The Roman army was under command of an imperator, here Caesar. The second highest officer was the quaestor, who served as chief-of-staff and quartermaster general; this position in the Gallic War is filled by Marcus Licinius Crassus. The next rank of officers were the legati, men of senatorial rank who were often used as legion commanders by Caesar. Caesar was entitled to ten legati even when he had fewer legions in action. In the period covered by the Gallic Wars, we read about fourteen men named as legati: Marcus Antonius, Lucius Caesar, Lucius Aurunculeius Cotta, Gaius Fabius, Titus Labienus, Quintus Pedius, Lucius Munatius Plancus, Gaius Caninus Rebilus, Gaius Antistius Reginus, Publius Sulpicius Rufus, Quintus Titurius Sabinus, Titus Sextius, Marcus Silanus, and Gaius Trebonius. In addition, there were several officers placed in command of a legion or several legions, men who were not cited by rank but seem to have been fulfilling the role of legatus. A few of these are Cicero, Publius Crassus, and Servius Galba.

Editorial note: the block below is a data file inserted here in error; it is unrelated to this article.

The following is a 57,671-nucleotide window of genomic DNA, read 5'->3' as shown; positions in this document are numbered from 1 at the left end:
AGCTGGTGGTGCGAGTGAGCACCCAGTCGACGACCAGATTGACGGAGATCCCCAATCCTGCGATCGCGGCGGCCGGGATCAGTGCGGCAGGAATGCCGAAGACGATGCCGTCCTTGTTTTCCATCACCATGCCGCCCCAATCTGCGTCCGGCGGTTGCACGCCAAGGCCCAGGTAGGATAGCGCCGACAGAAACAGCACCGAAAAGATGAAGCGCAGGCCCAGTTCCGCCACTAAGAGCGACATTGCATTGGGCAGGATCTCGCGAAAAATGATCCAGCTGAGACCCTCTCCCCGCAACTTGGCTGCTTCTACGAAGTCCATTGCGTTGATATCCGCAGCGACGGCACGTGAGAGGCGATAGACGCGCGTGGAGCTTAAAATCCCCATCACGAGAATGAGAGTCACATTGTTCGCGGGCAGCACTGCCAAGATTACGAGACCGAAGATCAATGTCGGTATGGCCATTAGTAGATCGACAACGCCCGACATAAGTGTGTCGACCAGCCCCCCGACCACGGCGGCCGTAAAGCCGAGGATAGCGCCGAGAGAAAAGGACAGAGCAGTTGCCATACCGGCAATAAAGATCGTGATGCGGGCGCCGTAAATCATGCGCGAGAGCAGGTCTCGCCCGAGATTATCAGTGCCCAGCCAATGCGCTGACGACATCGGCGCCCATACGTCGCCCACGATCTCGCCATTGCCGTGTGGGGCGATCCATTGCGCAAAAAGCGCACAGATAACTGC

Earlier the Roman legion was composed of 6,000 men, but by Caesar's time it seems to have become considerably smaller. The maximum in the Gallic Wars seems to be about 5,000. Sometimes the legions are even smaller — at one point we read that two legions and their accompanying cavalry total only 7,000 men.
In command of each legion, usually, was a legatus. The legion was composed of ten cohorts, each commanded by tribuni militum, military tribunes. Each cohort was composed of six units of 100 men each, each of which was commanded by one of the ordines, centurions. Accompanying each legion, of course, were forces of cavalry and auxiliary foot soldiers. These units were recruited in the field and were commanded by officers titled praefecti.